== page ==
“But before I do, I say one more time, check one more time. You’re getting old. You’re slipping. So I check the kitchen, the living room.  Nothing.  I’m lost. I don’t know what to do.  I’ll call the store.  Last week I left my pocketbook right in the carriage. I went back and can you believe someone returned it?  I asked the girl if she knew the guy but she said no, so I couldn’t even thank him. Now I keep it on my arm. No more chances.

“So one more time through the house, no iced tea.  Then for some reason I’m standing in front of the refrigerator.  It’s like it was calling me over.  I’m shaking my head, no, no, no.  Don’t open it.  It’s not in there. Just call. It’s probably waiting for you behind the courtesy desk. But I can’t. It’s almost like I know. Like something inside is telling me, whispering, open the door, you crazy old witch. Open it. See how nuts you are.  I’m crying.  I can’t help it.  My hand is shaking.  It’s in there.  Two gallons of iced tea.  How?  How can I put it there and not remember? Two gallons!  That’s two trips to the car for me.  I’m cracking up, I swear.”

For a few seconds the only sound was her snuffling and the oil sizzling. Then she said:  “What if I have some kind of tumor?  A blood clot? Alzheimer’s? It happens.”

She was crying now for sure, jagged sobs. Something hot was pushing from behind my eyes, my thumb throbbing with the hammer-beat of my heart.

“Ma, maybe it’s nothing. Things like this happen all the time.” I tried to keep my voice steady.  No doubt it could be something but once she’d been sure she had anemia, then shingles.

“All the time?  Sure, to nut cases.”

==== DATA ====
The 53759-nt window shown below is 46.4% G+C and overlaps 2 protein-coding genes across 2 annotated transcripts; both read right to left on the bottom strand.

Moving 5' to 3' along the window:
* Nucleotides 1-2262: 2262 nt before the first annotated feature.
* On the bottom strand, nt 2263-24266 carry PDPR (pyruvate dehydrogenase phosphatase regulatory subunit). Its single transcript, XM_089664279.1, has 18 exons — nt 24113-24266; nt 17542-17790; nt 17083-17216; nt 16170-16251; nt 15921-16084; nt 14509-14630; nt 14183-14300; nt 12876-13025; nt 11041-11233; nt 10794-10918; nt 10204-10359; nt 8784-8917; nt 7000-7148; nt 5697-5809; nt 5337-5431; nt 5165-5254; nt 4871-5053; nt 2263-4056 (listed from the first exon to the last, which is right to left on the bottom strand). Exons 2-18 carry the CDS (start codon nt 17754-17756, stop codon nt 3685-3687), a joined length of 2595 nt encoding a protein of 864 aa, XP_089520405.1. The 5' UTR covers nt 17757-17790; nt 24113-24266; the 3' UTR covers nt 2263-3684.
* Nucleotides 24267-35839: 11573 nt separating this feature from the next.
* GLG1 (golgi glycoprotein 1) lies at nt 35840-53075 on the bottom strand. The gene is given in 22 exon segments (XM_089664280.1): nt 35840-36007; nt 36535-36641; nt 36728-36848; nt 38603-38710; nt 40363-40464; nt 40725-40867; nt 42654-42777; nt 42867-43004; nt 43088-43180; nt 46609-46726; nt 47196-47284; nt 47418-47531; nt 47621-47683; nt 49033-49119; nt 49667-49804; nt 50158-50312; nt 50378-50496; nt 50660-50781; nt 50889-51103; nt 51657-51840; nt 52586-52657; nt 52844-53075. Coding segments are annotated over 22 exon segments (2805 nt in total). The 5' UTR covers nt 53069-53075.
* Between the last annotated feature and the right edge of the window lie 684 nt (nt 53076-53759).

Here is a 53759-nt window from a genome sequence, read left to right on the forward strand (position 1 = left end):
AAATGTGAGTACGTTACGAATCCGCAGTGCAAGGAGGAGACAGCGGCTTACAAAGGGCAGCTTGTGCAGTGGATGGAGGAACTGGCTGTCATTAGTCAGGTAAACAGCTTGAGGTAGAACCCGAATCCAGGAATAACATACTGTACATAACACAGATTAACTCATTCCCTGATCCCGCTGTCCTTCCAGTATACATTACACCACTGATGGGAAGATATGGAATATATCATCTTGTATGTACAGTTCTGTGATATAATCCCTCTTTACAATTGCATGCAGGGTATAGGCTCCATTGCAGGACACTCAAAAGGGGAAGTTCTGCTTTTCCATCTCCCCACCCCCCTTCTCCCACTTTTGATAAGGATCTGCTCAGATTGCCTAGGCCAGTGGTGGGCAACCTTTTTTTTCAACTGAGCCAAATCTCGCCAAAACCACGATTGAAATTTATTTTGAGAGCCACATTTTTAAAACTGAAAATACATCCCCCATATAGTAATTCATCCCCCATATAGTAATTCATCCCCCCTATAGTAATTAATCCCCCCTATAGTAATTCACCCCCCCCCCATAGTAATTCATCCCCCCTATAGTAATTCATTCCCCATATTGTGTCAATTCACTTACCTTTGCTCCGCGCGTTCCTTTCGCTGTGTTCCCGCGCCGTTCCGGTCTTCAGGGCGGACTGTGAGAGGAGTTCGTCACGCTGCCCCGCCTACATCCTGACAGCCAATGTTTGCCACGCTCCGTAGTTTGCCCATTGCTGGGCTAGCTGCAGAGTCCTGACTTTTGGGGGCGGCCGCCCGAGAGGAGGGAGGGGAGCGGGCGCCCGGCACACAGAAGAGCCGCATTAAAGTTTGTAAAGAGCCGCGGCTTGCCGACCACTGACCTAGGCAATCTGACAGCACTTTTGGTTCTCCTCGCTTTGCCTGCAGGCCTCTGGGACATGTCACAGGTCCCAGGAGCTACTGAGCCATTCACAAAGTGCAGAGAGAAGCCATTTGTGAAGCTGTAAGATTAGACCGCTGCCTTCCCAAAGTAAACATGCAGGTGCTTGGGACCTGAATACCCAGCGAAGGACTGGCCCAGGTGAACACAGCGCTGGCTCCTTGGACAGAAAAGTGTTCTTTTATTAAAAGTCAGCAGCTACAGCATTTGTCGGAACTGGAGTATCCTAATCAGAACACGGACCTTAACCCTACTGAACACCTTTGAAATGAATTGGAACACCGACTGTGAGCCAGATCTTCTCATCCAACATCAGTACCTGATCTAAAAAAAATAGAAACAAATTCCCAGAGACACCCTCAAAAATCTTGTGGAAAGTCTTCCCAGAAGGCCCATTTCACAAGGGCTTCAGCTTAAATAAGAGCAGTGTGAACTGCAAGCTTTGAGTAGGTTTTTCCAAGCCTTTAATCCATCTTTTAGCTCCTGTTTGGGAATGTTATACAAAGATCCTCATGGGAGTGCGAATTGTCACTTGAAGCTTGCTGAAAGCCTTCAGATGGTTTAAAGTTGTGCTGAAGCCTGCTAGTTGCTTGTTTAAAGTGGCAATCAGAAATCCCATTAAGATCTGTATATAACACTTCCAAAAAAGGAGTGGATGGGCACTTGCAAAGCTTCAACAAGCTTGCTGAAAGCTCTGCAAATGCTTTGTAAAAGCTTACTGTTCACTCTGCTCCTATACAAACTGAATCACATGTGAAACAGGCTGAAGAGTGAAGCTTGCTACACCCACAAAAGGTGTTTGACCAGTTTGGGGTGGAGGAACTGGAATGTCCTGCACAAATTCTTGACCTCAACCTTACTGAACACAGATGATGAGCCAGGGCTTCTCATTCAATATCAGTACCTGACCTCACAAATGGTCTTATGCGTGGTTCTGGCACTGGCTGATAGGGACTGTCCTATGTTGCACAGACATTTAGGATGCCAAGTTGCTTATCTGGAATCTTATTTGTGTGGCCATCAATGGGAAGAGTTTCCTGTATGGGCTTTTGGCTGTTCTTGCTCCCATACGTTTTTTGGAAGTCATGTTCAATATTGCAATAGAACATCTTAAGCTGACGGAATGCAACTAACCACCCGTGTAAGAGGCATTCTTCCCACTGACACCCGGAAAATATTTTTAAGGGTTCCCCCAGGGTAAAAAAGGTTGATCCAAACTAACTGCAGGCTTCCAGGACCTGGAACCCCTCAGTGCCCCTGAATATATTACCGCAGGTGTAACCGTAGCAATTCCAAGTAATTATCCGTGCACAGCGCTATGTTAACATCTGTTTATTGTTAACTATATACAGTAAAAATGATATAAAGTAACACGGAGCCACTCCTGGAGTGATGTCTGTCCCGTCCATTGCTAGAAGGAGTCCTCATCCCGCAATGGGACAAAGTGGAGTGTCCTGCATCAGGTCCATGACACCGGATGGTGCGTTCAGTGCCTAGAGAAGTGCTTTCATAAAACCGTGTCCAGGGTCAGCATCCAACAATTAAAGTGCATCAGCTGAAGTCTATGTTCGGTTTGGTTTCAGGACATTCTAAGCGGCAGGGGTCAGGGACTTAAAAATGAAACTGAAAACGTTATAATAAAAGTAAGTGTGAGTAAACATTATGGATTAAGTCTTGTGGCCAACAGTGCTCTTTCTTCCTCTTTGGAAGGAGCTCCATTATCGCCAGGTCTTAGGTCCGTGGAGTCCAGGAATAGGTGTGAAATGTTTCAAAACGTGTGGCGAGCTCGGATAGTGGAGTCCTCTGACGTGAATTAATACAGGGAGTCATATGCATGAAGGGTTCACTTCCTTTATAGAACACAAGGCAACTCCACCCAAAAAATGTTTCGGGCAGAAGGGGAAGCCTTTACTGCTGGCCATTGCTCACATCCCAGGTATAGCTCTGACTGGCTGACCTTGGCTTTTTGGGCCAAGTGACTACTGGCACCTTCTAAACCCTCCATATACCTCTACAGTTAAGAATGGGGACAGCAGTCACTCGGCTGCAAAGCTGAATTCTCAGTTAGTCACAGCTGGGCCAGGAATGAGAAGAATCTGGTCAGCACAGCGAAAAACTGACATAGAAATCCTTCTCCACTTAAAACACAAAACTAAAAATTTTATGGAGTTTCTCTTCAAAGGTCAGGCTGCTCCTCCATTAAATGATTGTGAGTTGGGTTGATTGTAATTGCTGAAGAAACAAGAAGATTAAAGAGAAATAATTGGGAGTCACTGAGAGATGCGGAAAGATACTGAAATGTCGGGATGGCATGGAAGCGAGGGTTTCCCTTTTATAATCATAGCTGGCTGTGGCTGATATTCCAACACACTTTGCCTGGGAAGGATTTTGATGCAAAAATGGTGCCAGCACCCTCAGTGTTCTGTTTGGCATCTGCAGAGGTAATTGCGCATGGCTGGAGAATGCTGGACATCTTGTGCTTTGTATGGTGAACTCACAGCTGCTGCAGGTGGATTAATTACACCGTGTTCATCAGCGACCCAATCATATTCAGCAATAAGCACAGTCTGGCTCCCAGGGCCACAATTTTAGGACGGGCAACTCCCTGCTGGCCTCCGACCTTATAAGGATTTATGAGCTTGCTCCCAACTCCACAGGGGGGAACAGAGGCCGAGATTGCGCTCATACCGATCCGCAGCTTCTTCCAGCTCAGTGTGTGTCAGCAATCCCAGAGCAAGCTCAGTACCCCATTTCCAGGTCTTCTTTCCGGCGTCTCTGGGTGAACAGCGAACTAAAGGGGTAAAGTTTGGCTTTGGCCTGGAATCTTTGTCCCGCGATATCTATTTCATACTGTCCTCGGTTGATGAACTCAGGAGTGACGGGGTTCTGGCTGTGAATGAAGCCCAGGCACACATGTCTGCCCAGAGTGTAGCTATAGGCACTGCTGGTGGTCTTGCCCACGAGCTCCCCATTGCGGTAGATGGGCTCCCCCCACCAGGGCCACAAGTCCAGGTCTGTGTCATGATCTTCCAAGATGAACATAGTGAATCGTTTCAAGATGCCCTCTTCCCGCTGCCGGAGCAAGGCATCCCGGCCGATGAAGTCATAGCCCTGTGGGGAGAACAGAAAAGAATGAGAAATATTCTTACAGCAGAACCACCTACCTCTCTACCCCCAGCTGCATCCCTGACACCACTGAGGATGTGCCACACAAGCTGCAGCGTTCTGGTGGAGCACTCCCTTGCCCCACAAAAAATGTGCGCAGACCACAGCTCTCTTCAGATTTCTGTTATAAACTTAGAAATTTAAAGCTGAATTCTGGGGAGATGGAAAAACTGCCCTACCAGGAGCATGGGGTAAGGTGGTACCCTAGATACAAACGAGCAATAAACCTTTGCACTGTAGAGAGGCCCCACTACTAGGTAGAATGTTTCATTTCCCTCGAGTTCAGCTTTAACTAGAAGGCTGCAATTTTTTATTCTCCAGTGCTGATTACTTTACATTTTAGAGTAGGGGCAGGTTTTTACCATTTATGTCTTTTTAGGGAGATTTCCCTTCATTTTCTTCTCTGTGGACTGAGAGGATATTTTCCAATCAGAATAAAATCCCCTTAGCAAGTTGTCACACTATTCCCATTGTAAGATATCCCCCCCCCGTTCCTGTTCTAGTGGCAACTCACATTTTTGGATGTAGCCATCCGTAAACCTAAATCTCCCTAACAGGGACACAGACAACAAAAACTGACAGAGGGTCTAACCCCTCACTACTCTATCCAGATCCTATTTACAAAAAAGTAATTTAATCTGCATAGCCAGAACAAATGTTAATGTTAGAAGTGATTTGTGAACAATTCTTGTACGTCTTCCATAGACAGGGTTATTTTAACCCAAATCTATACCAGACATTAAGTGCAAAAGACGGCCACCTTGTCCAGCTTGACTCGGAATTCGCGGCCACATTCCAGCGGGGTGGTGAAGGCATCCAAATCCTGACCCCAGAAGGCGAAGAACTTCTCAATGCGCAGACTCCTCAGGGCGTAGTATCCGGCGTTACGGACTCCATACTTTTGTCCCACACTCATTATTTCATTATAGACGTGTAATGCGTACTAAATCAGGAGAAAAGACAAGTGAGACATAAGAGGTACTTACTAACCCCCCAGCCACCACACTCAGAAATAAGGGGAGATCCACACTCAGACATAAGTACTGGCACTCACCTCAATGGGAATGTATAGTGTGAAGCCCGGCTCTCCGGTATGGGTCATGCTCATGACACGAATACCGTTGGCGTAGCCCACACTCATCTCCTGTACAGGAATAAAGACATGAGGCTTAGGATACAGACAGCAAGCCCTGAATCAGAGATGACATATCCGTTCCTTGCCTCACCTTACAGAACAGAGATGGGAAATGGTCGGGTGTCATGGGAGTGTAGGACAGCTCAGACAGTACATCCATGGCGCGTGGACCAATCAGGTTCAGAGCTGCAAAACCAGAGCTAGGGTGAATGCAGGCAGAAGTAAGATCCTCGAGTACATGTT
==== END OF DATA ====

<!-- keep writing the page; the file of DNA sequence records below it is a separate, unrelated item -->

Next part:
“No. Ask Karen.  All last month don’t ask me why I suddenly started throwing things away. My razor, my deodorant.  For no reason. It wasn’t like they were spent or anything.  I’d get out of the shower, do my thing, and something would end up in the pail. I’m talking every day. Then I’d be all, ‘Karen, where’s my shaving cream?  What did you do with my shaving cream?’  And poor Karen would be like, ‘Greg’—all impatient—‘Gre-heg, you threw it in the tra-hash. I assumed it was emp-tee.’ I thought she was nuts. Then one day I catch myself throwing out my aftershave.  Pour a little out. Slap, slap.  Boom, the whole thing in the trash. Just the other day Karen found a half gallon of milk in the cabinet.  So who’s nuts?”

Her sobs had reduced to sniffles.  I’d done my sonly duty.  I’d humored her.  I was still OK in her eyes. And she was right: My sisters wouldn’t have let her live it down. Every holiday it would be, “Remember the ‘lost time’ episode.  What was it, an aneurysm? Alien abduction?”

She was quiet for a full minute. I peeled off the paper towel, watched as the blood surged, spilled over my thumb. When she spoke again, her voice sounded spacey, kind of robotic but eerily intimate at the same time, like when people talk in their sleep, look at you with those saucer eyes that don’t see.

“So when you coming back?”

“You mean coming over?”

“I miss you.”

“You know how it is. I’m busy.”

“Too busy for me.  With what?  It’s been so long.”

“Well, I do work, you know.”  I tried out a laugh but my throat was dry and it caught.

She laughed. A real laugh, almost girlish. “Georgie, you haven’t worked in ages.  Come back and I’ll make you some chicken just like you like.”

Did she say “George”?  My father?

“Georgie?  Where are you?”

My palm was sticky with blood. I set my teeth, ground the wound into the counter until the pain purpled my vision. “Tonight.  I’m coming over tonight.”

“Are you OK?” She almost giggled. “You sound so sad.  Don’t be sad.”

Just then the oil ignited with a phoom. Too late. I stared at the strange flame skating on the oil. I should put a lid on that. This registered somewhere in my head but I didn’t move.  I need to put that out. Still I didn’t move.  I’ve got to take care of that.  And dinner.  There’s dinner.  So much to do.

Stephen Listro teaches at Quinnipiac University and Southern Connecticut State University.  He holds an MFA from the University of Miami and a Ph.D. from the University of Indianapolis.